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The seldom-used double-dummy structure is trotted out in one of the year's most talked-about deals.
Marie Leone, CFO Magazine
December 1, 2005
Oracle Corp.'s bid to buy Siebel Systems Inc. set Silicon Valley abuzz this fall as gossips gloated over the details of the final chapter in a rivalry that simmered for more than a decade. Siebel founder Thomas Siebel left Oracle in 1990, and three years later started his own firm. For years he has been waging a competitive war against his old boss, Oracle's Larry Ellison, the brash enfant terrible of the Valley. In recent years, a slump in the software industry has weakened Siebel. Oracle has grown stronger, snapping up faltering competitors in a bold bid to be the titan of the software industry. In September, Oracle pounced on Siebel. Cost of the coup: $5.85 billion.
Was it sweet revenge for Ellison? If so, then Thomas Siebel's pain was allayed by plenty of money in his pocket. Investment bankers employed a complicated deal structure aimed at minimizing Mr. Siebel's tax bill. With the help of an arcane but effective tool called the horizontal double dummy, the deal will mean millions in tax savings for Siebel while at the same time offering certain advantages to Oracle. In this transaction, everyone wins — except, maybe, the Internal Revenue Service.
Tax lawyers first devised the double dummy in the 1970s. One of the first big corporate deals to use the strategy was Unilever U.S. when it purchased National Starch and Chemical Corp. in 1978. Robert Willens, a tax and accounting specialist with investment banker Lehman Brothers in New York, calls the device "the most creative structure I have ever seen." (Lehman investment bankers have advised both acquiring and target companies on six double-dummy deals since 1996, including the 2004 Sears, Roebuck/Kmart merger.)
Despite the tax advantages, the double dummy has rarely been used, in part because it complicates the corporate structure by creating a permanent holding company at the top. Since 1996, the number of mergers using the structure totals 104, or fewer than 1 percent of the total number of deals, according to Capital IQ, a division of Standard and Poor's. Still, there have been some very high-profile double-dummy transactions, including Walt Disney's purchase of ABC/Capital Cities, Berkshire Hathaway's purchase of General Re, and Time Warner's purchase of Turner Broadcasting.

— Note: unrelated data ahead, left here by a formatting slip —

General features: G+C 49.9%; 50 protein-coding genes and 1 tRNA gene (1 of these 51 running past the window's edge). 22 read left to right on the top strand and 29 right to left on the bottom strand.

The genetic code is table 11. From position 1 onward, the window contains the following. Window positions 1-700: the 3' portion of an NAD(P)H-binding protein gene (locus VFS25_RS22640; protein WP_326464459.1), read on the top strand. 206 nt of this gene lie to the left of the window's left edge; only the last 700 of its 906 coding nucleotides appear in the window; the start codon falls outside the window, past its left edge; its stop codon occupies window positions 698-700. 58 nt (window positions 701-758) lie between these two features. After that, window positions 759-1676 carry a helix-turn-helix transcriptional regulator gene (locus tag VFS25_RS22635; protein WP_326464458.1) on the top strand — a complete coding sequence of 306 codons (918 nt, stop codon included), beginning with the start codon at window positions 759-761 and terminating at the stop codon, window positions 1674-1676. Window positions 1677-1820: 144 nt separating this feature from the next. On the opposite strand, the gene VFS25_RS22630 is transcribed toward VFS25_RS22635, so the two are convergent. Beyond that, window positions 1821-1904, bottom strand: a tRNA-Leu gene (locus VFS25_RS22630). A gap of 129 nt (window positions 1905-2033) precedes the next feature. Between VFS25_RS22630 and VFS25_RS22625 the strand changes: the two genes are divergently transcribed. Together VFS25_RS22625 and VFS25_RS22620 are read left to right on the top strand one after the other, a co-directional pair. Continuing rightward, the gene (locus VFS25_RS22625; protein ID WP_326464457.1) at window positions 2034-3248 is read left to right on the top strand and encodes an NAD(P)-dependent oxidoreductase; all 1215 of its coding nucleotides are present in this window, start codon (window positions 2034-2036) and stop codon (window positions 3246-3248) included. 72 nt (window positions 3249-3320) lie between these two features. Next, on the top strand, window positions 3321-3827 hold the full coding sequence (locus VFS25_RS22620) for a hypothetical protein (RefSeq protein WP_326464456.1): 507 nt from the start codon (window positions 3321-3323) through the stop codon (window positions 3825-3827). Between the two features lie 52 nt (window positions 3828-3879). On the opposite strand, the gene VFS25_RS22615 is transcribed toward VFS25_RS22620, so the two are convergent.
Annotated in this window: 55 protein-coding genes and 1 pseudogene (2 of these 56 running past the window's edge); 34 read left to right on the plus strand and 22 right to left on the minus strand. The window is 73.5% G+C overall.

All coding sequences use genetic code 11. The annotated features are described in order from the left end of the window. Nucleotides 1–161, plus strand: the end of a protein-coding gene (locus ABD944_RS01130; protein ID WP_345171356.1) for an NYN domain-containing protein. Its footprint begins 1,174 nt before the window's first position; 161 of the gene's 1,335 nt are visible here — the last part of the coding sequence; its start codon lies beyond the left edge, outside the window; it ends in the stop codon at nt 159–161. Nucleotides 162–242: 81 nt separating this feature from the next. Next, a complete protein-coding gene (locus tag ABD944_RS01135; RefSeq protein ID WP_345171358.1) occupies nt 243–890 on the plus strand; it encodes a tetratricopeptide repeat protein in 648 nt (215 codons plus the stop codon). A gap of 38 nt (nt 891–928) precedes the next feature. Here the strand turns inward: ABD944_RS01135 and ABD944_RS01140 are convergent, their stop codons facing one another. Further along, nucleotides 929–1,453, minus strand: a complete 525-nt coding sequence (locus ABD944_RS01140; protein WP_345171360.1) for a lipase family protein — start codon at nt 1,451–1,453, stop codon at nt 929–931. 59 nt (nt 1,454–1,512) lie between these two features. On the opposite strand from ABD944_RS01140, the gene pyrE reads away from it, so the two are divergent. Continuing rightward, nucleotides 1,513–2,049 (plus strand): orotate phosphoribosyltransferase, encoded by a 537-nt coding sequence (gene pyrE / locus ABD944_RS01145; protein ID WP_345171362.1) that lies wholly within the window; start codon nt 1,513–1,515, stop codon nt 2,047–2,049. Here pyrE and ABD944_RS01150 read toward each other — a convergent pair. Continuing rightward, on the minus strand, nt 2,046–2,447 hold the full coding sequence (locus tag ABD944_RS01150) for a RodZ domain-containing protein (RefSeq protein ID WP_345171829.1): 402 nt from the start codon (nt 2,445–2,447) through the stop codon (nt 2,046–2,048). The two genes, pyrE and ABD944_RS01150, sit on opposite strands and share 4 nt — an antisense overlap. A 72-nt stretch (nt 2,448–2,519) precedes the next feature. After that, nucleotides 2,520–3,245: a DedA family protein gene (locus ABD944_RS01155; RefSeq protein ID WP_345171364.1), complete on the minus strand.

Under the terms of the deal announced in September, Oracle is offering $10.66 for each share of Siebel stock. The offer represented a premium of 26 percent over the price Siebel shares were commanding on Nasdaq in September. San Mateo, California-based Siebel had been a highflier — its stock once traded at more than $100 — but it had stumbled in recent years amid weakening demand for its product, software that helps companies analyze sales and customer needs.
In this transaction, the double dummy offers the greatest benefit to Siebel's large individual shareholders, especially to Thomas Siebel, the single largest individual shareholder. Siebel holds 36.2 million shares, or 7 percent of his company's common stock. At $10.66 a share, his stake is valued at $386 million. (At the time of the proposed bid by Oracle, he also held an additional 11.2 million stock options.) Siebel likely has a small basis in the stock, having acquired it when the company was launched in 1993.
For him and for other large shareholders that have a small basis, an all-cash buyout would have meant an enormous capital gain. The double-dummy structure provides tax-free treatment on the stock portion of the transaction, which is expected to be finalized early next year.
Clearly, Siebel's tax bill was a top priority in this deal. In documents filed with the Securities and Exchange Commission, Oracle and Siebel call the tax-free double dummy an "inducement" for Thomas Siebel. Interestingly, in its yearlong buying spree, Oracle has spent billions to acquire 11 companies, including PeopleSoft. Other than Siebel, not one used the double-dummy scheme.